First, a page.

You’re Saying It Wrong: Champ at the bit

champ at the bit
[pronounced champ  — not chomp — at the bit
to be impatient while being delayed

At the Kentucky Derby just before the race, there are many horses champing (not chomping) at the bit. Champing means chewing or grinding noisily, so a horse champing at the bit is a horse worrying the bit in his mouth because he is anxious for the race to start.

This idiom or phrase has been around at least since 1577, and is now usually applied to humans who are extremely eager to do something. But most people say chomping at the bit … probably because champing is such an uncommon verb. The British blame this on the Americans, who apparently began substituting “chomp” for “champ” in a big way back in the 1930s. Some writers claim even earlier than that, back in the 1800s.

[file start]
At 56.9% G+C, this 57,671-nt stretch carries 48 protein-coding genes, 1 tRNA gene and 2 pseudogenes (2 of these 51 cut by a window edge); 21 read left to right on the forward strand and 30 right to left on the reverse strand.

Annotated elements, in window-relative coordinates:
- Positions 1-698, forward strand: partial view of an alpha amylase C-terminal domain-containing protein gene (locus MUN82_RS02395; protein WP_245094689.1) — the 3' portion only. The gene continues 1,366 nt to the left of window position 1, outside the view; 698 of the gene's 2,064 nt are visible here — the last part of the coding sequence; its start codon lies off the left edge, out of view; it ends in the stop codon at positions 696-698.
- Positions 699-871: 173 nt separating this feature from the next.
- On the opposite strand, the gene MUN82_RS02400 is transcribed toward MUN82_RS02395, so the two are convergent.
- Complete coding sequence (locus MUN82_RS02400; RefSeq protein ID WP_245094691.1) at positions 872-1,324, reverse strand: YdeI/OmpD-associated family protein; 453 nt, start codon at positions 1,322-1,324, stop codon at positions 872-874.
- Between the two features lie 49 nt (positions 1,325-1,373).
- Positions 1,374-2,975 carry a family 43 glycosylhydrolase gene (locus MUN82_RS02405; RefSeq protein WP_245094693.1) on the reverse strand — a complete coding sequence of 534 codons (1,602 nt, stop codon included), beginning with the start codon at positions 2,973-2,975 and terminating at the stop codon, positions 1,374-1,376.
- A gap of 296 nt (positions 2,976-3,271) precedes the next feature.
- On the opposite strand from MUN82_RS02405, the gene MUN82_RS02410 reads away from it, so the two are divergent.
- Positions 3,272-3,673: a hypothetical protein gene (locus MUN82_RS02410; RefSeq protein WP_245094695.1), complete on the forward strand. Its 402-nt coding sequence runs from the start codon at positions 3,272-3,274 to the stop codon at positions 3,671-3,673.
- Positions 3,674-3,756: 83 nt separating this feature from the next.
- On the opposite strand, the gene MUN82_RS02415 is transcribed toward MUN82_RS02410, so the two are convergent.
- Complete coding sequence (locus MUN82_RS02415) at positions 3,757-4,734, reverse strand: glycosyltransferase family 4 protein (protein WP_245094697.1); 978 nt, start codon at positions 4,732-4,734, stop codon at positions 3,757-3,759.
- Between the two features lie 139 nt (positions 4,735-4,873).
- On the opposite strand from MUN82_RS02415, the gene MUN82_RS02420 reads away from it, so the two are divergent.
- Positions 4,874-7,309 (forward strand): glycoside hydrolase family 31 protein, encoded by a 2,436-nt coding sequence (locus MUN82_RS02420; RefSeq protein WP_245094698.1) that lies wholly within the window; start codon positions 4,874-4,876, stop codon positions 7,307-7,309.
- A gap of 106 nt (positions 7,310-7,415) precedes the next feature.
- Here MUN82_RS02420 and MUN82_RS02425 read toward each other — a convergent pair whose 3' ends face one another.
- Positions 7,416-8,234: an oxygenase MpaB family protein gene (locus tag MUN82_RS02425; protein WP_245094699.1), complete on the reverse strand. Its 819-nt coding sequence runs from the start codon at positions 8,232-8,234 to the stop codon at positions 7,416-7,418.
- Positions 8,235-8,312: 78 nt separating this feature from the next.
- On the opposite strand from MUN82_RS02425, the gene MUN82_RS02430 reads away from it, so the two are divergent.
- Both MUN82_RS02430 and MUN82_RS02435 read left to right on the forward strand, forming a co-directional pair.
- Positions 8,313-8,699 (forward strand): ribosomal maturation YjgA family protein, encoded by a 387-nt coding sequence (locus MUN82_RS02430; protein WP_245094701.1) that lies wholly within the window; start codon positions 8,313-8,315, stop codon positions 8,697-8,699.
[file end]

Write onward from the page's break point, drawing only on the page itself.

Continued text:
Even though it’s not considered correct, a quick Google search shows that chomp at the bit is twice as common as the“champ” phrase, and a recent survey found that in American published books and newspapers chomped is outrunning champed  in this linguistic race.  Which word is going to win? Ultimately, it doesn’t really matter as dictionaries like Merriam Webster accept both versions as correct, although we prefer the older champ.

excerpted from You’re Saying It Wrong